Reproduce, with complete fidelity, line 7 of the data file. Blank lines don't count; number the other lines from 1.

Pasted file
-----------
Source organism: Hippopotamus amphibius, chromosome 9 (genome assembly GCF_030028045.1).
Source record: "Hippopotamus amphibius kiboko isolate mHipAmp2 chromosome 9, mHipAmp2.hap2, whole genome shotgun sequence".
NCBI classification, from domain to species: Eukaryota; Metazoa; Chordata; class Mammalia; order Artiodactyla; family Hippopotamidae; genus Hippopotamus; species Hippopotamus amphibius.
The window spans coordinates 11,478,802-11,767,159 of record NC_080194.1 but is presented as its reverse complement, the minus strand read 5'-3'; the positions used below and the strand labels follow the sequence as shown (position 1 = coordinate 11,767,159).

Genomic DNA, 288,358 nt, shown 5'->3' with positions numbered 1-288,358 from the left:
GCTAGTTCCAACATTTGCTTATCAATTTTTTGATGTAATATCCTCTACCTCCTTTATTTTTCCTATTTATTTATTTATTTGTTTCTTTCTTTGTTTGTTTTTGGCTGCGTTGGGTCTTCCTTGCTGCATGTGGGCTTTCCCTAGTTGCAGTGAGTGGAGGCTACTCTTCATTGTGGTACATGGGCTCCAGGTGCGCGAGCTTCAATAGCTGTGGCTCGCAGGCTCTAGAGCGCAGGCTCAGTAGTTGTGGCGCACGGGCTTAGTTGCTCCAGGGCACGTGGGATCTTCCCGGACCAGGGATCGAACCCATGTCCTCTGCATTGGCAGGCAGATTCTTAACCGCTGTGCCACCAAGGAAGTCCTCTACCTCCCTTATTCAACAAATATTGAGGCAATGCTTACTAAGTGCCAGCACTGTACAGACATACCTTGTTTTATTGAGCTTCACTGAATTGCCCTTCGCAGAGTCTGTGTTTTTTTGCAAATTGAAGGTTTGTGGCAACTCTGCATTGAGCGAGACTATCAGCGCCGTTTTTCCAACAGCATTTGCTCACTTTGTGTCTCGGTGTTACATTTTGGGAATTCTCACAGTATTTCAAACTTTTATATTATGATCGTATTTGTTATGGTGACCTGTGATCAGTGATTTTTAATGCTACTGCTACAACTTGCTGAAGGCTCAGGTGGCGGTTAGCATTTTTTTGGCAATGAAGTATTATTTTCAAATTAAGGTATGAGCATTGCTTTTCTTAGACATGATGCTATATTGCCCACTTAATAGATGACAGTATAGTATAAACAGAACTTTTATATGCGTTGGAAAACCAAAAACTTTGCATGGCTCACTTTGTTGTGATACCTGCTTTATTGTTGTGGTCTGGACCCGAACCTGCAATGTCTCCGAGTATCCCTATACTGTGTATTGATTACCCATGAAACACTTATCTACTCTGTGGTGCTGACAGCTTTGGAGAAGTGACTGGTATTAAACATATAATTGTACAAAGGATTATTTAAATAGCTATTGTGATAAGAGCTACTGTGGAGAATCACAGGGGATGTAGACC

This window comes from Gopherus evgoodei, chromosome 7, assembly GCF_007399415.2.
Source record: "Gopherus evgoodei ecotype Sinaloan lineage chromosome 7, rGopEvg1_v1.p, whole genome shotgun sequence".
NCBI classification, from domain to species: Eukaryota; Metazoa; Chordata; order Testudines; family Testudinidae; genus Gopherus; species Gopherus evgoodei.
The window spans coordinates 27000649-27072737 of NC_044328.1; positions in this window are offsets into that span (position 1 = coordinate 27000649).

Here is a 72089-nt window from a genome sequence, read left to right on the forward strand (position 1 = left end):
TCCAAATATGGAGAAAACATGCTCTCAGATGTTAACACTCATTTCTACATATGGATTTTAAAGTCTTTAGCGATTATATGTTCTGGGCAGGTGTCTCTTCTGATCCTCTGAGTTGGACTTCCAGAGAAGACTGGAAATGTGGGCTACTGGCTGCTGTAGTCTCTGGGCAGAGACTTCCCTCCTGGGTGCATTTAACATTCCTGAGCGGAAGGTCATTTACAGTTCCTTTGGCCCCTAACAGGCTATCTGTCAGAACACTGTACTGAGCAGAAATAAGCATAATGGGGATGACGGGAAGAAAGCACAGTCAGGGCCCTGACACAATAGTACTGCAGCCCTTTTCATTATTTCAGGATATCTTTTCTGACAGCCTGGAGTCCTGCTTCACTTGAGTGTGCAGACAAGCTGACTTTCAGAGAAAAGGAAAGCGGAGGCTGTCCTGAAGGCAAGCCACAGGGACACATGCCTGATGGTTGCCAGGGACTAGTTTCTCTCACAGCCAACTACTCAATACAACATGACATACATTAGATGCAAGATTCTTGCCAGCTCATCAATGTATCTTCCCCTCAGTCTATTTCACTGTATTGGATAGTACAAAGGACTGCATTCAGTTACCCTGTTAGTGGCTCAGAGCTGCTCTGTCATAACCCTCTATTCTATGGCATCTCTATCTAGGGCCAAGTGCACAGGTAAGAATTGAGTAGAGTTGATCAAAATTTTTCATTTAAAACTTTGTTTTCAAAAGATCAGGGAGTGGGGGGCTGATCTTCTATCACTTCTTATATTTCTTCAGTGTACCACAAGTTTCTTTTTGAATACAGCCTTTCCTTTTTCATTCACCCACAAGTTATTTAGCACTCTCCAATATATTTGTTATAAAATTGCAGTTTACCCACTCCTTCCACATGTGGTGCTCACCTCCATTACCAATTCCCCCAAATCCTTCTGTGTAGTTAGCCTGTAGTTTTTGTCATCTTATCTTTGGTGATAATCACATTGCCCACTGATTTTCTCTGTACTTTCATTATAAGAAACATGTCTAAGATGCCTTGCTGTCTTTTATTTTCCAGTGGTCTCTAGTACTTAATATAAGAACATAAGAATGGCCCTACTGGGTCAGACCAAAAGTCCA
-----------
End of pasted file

This window comes from Gopherus evgoodei, chromosome 7, assembly GCF_007399415.2.